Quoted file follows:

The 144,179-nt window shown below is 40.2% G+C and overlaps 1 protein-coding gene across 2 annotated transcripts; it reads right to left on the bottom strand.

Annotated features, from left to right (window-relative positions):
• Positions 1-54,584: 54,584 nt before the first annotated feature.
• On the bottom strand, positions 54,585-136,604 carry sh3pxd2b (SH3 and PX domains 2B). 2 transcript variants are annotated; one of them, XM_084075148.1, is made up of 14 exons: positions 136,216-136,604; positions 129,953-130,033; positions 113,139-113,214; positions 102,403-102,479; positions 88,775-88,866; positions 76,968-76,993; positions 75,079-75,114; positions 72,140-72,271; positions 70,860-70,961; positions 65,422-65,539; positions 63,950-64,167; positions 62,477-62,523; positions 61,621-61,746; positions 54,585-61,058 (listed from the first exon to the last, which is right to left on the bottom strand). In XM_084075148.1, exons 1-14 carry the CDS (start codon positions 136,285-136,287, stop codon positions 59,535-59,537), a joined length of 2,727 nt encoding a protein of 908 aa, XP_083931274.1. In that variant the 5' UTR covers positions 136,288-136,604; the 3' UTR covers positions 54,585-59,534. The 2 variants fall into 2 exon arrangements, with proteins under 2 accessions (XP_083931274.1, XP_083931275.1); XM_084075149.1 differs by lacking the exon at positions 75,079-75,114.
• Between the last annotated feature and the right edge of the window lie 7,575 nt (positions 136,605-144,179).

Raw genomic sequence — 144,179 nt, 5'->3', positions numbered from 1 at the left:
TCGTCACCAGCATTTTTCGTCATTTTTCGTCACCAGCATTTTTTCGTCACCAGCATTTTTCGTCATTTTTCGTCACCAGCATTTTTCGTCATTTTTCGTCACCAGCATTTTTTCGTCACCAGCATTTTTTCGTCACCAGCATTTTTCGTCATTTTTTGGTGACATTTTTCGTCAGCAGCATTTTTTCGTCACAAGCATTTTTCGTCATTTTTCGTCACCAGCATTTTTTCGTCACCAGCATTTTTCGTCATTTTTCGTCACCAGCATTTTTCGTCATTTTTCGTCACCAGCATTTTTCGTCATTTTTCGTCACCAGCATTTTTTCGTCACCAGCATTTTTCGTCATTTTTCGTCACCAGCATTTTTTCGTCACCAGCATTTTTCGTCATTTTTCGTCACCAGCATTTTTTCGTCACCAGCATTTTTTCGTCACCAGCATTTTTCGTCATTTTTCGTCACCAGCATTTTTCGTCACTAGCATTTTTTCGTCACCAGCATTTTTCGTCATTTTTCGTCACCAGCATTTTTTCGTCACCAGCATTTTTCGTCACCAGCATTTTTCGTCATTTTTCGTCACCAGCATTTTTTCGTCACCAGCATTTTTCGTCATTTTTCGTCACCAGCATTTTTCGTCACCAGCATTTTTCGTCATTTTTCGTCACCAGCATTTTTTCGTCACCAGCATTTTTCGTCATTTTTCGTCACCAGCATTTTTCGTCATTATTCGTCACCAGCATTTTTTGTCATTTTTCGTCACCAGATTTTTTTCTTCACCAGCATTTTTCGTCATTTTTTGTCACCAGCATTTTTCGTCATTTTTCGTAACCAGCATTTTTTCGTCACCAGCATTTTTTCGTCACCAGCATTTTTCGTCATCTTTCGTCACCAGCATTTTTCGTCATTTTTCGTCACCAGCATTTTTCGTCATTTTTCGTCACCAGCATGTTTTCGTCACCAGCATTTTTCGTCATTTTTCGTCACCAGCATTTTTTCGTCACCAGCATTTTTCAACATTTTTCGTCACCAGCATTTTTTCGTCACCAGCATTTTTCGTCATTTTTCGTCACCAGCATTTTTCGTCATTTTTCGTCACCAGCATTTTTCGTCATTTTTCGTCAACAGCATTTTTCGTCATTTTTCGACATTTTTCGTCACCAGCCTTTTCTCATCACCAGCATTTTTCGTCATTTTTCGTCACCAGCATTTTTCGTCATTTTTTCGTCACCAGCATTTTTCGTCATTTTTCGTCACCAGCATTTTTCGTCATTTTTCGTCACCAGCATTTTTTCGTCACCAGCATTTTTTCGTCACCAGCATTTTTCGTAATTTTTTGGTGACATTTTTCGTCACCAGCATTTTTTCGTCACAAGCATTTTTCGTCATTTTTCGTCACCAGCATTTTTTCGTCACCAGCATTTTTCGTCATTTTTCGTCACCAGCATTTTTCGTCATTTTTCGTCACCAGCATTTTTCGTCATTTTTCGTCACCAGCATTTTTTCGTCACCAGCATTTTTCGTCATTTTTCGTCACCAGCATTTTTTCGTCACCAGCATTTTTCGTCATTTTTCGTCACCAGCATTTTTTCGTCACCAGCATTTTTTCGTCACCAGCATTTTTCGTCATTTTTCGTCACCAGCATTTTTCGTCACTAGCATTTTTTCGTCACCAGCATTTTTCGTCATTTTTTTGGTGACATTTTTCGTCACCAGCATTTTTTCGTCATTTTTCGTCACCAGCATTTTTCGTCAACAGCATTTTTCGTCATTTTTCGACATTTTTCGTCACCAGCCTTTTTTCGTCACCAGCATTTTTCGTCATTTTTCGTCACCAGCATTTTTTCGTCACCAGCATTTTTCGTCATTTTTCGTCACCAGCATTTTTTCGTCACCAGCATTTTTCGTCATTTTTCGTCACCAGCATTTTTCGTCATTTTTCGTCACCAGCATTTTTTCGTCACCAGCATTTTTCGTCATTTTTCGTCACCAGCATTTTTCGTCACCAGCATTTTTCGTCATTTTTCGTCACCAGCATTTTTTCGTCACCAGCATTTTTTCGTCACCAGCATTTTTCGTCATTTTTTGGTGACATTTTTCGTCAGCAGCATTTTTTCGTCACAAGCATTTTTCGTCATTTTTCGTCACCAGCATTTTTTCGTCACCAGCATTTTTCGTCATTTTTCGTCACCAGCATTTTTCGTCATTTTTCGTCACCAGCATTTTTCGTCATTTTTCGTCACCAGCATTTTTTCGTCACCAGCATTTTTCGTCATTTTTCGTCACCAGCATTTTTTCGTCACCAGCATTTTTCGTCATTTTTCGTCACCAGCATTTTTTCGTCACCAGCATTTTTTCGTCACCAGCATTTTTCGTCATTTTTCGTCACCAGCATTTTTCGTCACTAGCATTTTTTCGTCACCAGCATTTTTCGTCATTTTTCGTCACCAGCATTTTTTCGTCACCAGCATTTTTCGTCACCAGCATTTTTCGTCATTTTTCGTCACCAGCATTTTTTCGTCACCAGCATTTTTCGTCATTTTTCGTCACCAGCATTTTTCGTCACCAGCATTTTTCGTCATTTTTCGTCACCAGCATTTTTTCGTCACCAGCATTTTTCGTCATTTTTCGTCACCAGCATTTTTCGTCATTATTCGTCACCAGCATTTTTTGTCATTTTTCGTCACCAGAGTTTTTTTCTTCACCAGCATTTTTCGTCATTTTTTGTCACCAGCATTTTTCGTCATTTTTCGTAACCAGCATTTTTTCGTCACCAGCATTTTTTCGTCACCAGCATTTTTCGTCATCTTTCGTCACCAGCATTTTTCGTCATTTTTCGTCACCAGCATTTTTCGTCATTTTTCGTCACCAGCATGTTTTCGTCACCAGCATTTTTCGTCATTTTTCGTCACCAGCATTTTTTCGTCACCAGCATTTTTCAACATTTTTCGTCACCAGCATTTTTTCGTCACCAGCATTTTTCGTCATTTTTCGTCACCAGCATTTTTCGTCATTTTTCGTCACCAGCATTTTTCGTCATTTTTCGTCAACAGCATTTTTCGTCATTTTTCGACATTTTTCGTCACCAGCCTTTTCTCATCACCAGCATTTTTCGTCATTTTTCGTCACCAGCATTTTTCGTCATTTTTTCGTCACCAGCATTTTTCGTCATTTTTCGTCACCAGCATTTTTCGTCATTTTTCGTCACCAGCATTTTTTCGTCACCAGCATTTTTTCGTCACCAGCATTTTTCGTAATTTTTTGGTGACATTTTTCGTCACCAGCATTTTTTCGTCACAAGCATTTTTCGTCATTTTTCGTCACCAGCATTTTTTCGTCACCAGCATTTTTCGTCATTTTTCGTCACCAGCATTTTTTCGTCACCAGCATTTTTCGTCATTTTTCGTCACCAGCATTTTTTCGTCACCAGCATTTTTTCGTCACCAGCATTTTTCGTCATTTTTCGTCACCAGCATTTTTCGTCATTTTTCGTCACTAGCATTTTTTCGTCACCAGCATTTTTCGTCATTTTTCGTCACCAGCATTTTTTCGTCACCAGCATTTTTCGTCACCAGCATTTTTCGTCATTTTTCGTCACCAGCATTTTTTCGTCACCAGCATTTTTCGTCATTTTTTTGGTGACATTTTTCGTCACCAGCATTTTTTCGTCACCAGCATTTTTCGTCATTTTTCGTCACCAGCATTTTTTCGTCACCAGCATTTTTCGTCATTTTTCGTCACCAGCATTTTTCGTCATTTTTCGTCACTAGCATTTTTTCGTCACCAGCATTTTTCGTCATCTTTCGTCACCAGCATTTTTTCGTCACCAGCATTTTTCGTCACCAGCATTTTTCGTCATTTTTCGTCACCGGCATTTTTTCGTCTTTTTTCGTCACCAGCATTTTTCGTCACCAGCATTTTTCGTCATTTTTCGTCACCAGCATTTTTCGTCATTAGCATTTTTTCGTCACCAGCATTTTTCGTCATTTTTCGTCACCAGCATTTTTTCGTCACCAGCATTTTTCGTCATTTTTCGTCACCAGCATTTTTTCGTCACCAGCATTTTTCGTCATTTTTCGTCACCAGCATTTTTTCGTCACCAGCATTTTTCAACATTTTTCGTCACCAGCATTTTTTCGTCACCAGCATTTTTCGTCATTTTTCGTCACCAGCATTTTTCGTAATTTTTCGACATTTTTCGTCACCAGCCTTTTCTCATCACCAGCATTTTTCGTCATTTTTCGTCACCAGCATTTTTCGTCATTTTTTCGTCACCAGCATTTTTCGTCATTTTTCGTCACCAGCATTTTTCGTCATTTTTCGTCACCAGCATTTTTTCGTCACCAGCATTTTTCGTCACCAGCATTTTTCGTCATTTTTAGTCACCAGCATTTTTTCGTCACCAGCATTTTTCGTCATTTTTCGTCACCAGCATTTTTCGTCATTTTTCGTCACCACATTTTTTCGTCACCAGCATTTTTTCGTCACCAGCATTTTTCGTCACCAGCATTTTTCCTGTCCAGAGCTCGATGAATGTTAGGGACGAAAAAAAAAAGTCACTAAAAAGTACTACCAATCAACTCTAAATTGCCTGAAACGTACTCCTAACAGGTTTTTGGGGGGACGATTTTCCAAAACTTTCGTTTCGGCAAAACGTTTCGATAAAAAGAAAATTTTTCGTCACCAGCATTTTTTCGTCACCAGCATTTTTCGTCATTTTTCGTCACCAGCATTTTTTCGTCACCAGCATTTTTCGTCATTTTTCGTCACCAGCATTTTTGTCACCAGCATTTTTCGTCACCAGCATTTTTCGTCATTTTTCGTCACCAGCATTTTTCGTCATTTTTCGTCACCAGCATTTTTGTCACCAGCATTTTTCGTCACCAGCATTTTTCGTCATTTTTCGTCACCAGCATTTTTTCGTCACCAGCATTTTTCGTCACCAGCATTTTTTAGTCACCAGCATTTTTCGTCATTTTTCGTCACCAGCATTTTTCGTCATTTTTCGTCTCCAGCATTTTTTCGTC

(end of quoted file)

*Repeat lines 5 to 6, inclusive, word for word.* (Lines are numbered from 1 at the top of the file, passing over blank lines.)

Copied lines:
• Between the last annotated feature and the right edge of the window lie 7,575 nt (positions 136,605-144,179).

Raw genomic sequence — 144,179 nt, 5'->3', positions numbered from 1 at the left: